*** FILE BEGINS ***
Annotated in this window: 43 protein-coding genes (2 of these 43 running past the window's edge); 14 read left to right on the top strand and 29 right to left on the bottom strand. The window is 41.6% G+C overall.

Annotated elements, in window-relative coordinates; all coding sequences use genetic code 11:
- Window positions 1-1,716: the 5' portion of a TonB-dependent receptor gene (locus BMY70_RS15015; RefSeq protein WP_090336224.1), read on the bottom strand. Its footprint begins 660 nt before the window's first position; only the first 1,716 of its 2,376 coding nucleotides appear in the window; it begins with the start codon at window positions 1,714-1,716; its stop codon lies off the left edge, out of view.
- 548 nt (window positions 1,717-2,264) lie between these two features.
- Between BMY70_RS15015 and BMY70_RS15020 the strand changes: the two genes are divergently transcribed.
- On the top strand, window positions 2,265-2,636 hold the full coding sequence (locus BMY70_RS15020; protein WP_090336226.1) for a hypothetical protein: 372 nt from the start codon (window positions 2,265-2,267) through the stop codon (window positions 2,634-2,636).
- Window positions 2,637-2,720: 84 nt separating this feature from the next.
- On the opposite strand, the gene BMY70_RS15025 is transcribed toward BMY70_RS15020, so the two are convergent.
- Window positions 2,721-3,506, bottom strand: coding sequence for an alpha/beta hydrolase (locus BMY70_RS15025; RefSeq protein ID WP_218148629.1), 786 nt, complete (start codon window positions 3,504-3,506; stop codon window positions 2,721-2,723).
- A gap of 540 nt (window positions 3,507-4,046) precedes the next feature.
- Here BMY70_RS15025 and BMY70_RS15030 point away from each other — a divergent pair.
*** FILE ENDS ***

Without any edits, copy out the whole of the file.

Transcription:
Annotated in this window: 43 protein-coding genes (2 of these 43 running past the window's edge); 14 read left to right on the top strand and 29 right to left on the bottom strand. The window is 41.6% G+C overall.

Annotated elements, in window-relative coordinates; all coding sequences use genetic code 11:
- Window positions 1-1,716: the 5' portion of a TonB-dependent receptor gene (locus BMY70_RS15015; RefSeq protein WP_090336224.1), read on the bottom strand. Its footprint begins 660 nt before the window's first position; only the first 1,716 of its 2,376 coding nucleotides appear in the window; it begins with the start codon at window positions 1,714-1,716; its stop codon lies off the left edge, out of view.
- 548 nt (window positions 1,717-2,264) lie between these two features.
- Between BMY70_RS15015 and BMY70_RS15020 the strand changes: the two genes are divergently transcribed.
- On the top strand, window positions 2,265-2,636 hold the full coding sequence (locus BMY70_RS15020; protein WP_090336226.1) for a hypothetical protein: 372 nt from the start codon (window positions 2,265-2,267) through the stop codon (window positions 2,634-2,636).
- Window positions 2,637-2,720: 84 nt separating this feature from the next.
- On the opposite strand, the gene BMY70_RS15025 is transcribed toward BMY70_RS15020, so the two are convergent.
- Window positions 2,721-3,506, bottom strand: coding sequence for an alpha/beta hydrolase (locus BMY70_RS15025; RefSeq protein ID WP_218148629.1), 786 nt, complete (start codon window positions 3,504-3,506; stop codon window positions 2,721-2,723).
- A gap of 540 nt (window positions 3,507-4,046) precedes the next feature.
- Here BMY70_RS15025 and BMY70_RS15030 point away from each other — a divergent pair.